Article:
Developing technical capacity is an integral part of the solution. Many developing countries lack people trained to install, maintain and repair sophisticated microgrid technology.

It’s this upfront work and long-term planning that CSU researchers believe will set their project apart.

“A lot of projects that introduce a new technology to the developing world fail because no one has looked at the social and economic aspects,” said Zimmerle, an engineer who has long worked on microgrid technology, “Who is going to operate this and make sure it is maintained? How do you set up a billing system or decide how much people pay? The actual technology is only one piece of it.”

Other CSU researchers involved in the project agree.

“We are trying to design a complete system that will be sustainable long-term for these villagers,” said Dale Manning, a professor of agricultural and resource economics. “To do that, we have to address the social and economic aspects as well.”

Manning, Peter Means, the project coordinator, and other team members spent part of summer 2014 walking through the two villages that may soon get microgrids, surveying inhabitants, locating households and mapping the topography — all of which will help drive the system’s design.

The survey results turned up a wealth of information.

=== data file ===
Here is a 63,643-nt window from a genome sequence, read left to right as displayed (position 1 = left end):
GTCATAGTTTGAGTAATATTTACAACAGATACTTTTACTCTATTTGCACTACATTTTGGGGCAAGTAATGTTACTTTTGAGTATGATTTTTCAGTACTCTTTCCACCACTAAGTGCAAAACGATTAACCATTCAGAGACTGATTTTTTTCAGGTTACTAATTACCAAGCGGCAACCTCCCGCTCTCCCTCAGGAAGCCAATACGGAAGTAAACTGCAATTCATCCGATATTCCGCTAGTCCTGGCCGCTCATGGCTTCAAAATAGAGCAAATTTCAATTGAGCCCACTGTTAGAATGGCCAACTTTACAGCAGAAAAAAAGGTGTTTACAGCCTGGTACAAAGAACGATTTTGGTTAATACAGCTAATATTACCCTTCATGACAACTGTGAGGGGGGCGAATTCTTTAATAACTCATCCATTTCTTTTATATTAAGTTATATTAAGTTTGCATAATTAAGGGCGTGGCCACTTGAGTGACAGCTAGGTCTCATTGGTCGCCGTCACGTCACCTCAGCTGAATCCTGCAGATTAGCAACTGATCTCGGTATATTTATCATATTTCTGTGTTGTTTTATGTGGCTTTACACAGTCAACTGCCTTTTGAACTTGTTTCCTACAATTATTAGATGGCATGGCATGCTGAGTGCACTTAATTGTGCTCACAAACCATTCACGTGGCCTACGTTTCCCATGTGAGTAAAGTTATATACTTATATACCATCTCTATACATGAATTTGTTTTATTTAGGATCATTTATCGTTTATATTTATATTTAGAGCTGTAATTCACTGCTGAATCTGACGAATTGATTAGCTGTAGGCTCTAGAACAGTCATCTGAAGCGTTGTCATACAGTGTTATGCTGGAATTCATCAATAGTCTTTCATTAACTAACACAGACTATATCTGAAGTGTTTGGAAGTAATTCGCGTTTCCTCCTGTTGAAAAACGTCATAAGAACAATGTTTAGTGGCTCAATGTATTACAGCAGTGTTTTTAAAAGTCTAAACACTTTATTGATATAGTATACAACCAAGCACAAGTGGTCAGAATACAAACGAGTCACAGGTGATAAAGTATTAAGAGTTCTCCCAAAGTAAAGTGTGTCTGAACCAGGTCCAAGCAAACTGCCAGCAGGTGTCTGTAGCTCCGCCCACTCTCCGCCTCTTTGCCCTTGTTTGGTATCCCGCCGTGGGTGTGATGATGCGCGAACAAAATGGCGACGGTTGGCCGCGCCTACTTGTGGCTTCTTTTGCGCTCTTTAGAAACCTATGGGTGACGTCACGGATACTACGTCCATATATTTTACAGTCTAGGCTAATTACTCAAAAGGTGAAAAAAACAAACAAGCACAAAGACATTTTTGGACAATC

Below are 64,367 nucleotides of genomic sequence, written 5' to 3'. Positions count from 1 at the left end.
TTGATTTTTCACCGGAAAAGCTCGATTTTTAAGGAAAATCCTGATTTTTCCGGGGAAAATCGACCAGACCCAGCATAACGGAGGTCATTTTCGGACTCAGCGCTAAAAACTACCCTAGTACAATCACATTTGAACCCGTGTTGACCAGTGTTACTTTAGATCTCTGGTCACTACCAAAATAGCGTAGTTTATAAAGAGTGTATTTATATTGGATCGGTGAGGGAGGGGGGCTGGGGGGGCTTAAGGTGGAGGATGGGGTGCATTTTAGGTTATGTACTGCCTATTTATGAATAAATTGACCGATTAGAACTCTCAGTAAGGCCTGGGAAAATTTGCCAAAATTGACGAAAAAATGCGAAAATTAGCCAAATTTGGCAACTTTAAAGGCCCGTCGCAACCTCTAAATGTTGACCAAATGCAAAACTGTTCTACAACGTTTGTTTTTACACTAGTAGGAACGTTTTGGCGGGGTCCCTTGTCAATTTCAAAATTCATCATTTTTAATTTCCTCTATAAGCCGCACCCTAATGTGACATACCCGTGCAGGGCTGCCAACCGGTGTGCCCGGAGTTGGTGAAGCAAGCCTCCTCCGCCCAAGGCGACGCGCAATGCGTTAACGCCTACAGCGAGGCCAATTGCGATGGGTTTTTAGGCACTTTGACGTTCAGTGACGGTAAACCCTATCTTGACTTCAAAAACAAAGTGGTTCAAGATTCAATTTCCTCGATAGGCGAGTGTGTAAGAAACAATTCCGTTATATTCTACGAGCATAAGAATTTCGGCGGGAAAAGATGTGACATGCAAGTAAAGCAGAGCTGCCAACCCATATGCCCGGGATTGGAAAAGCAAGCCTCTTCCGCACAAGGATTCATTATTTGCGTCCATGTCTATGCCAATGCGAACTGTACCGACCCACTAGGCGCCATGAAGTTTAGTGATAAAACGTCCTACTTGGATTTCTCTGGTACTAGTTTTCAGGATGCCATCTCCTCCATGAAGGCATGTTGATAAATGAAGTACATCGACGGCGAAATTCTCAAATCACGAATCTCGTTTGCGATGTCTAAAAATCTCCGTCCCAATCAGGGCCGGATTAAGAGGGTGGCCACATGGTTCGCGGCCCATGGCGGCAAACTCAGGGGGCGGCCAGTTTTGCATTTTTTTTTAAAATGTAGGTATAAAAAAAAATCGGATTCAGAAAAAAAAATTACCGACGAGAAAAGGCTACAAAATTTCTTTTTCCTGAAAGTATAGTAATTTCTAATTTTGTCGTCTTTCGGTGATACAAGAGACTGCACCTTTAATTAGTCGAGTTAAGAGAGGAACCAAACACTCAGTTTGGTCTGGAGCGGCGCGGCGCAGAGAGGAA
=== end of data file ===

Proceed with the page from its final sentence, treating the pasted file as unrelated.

For example, researchers were able to calculate that villagers spend 10 percent to 15 percent of their income on energy-related costs. Most of that was buying kerosene for lanterns and other supplies to light homes at night, but a good portion also went to transporting their cell phones and batteries to the nearest town with electricity and paying to charge them.

“For the people we surveyed, lighting their homes at night was their number one priority if they had electricity,” said Dale Manning. “Their second was being able to charge their cell phones and other batteries. Those are important tools for helping them watch prices for their crops and other goods.”

The research team, with the help of the University of Rwanda and a nonprofit organization known as the Rural Development Interdiocesan Service, plans to survey villagers for the next several years during various stages of the project.

“Most people believe introducing electricity to these areas will have a huge economic impact,” Manning said. “We want to measure that and also how electrification changes the social aspects for these villages.”

The team is also setting up partnerships with the Rwandan government and the University of Rwanda to bring students to CSU. These students will help design and engineer the microgrid and also evaluate and set up a feasible business model. The Rwandan students would not only earn an advanced degree, but also “bring home” a sustainable solution to the electrification challenges facing their region.

“We want to create a power system that can be sustained over the long term and to do that we have to address all of these aspects,” Zimmerle said.